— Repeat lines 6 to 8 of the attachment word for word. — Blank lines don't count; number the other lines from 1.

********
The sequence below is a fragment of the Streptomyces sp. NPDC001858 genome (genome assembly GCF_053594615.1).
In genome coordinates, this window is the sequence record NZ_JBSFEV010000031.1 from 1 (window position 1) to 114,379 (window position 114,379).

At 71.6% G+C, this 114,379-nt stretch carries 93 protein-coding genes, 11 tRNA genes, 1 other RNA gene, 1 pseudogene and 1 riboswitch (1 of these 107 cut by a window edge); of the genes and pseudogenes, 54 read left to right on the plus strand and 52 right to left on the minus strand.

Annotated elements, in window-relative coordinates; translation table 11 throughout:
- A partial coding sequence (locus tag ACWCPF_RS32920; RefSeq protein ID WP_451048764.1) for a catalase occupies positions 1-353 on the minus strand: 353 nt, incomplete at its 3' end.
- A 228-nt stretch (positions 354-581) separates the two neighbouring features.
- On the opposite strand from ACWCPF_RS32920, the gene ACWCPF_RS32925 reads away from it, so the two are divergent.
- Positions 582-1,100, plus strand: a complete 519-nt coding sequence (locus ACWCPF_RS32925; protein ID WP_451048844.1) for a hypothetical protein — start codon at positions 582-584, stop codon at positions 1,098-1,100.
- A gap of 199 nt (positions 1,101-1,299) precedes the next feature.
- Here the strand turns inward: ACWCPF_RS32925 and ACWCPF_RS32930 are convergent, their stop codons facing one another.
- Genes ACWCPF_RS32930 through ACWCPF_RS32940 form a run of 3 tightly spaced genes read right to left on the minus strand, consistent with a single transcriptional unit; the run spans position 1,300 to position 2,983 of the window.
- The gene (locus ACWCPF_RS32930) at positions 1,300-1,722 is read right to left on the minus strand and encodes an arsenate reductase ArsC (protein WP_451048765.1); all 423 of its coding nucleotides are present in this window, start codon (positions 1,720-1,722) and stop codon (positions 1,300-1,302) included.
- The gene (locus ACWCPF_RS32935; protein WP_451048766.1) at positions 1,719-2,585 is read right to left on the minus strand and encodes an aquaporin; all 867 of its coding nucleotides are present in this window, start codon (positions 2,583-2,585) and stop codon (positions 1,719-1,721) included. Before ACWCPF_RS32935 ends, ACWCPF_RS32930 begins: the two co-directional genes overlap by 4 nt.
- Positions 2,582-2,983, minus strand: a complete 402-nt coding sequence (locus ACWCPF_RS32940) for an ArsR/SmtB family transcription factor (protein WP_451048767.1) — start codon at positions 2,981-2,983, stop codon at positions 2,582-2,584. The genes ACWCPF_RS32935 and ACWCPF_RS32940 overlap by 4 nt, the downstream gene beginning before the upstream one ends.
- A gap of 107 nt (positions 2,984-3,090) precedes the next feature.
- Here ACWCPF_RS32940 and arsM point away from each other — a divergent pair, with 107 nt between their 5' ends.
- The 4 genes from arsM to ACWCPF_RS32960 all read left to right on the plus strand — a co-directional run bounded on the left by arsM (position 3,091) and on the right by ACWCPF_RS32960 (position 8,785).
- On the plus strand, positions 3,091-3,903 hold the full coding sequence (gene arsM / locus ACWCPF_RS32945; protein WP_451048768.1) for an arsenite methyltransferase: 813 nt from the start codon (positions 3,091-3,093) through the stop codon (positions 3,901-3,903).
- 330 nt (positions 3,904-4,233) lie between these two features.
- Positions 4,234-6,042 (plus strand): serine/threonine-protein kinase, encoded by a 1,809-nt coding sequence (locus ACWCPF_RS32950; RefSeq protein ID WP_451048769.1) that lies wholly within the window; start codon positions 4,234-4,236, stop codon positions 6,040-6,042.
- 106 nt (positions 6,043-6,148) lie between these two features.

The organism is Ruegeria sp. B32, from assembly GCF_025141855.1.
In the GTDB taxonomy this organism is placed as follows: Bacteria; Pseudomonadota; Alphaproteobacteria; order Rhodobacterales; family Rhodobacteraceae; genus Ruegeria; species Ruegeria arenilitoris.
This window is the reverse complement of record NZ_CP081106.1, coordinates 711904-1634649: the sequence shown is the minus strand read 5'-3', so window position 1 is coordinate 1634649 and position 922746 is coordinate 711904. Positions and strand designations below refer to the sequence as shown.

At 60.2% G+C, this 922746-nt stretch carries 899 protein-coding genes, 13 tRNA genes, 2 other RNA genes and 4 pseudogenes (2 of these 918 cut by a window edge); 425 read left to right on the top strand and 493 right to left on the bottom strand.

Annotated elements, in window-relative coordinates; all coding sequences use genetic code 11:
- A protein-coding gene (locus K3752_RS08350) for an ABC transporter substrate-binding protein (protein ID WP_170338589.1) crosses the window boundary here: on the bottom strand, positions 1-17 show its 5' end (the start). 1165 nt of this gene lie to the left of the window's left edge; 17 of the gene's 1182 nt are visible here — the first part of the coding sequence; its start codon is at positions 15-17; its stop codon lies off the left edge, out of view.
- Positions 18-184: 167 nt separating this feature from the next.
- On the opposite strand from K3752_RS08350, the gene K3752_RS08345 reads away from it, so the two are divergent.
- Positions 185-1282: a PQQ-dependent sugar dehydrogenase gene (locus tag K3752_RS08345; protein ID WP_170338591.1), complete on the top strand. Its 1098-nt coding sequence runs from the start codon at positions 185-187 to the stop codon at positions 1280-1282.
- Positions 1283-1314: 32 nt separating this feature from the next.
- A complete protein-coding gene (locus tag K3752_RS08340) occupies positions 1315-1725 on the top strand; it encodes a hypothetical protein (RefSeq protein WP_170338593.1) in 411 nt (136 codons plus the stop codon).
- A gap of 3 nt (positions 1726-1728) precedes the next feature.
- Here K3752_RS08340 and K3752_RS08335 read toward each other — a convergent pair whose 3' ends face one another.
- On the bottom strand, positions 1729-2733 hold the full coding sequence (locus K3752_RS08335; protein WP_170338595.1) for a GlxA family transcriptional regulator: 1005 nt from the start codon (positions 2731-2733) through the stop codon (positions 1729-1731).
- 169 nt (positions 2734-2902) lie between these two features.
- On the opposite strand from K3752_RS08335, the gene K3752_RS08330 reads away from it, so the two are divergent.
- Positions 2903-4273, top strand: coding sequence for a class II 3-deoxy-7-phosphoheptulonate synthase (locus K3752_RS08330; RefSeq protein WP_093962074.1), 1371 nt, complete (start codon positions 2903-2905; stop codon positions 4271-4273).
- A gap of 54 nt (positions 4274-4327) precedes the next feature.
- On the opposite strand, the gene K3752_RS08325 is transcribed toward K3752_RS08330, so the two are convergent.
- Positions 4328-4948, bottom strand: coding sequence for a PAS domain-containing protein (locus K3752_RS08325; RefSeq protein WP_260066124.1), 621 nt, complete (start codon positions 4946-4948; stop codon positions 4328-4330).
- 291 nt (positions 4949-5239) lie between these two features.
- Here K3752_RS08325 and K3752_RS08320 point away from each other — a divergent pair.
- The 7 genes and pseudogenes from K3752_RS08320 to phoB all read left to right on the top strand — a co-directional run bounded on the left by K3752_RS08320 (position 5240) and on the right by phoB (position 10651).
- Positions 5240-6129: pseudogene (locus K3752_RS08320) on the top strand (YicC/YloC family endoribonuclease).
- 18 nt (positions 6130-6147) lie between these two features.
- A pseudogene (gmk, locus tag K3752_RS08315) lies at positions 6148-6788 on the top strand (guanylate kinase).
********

- A 228-nt stretch (positions 354-581) separates the two neighbouring features.
- On the opposite strand from ACWCPF_RS32920, the gene ACWCPF_RS32925 reads away from it, so the two are divergent.
- Positions 582-1,100, plus strand: a complete 519-nt coding sequence (locus ACWCPF_RS32925; protein ID WP_451048844.1) for a hypothetical protein — start codon at positions 582-584, stop codon at positions 1,098-1,100.